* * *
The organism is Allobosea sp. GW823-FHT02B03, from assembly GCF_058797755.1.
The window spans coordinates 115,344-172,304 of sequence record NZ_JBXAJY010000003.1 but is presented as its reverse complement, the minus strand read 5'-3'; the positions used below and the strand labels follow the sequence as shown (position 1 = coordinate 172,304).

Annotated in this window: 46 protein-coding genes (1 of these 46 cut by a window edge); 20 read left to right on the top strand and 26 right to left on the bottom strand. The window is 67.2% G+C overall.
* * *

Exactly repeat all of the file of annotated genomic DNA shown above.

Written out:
The organism is Allobosea sp. GW823-FHT02B03, from assembly GCF_058797755.1.
The window spans coordinates 115,344-172,304 of sequence record NZ_JBXAJY010000003.1 but is presented as its reverse complement, the minus strand read 5'-3'; the positions used below and the strand labels follow the sequence as shown (position 1 = coordinate 172,304).

Annotated in this window: 46 protein-coding genes (1 of these 46 cut by a window edge); 20 read left to right on the top strand and 26 right to left on the bottom strand. The window is 67.2% G+C overall.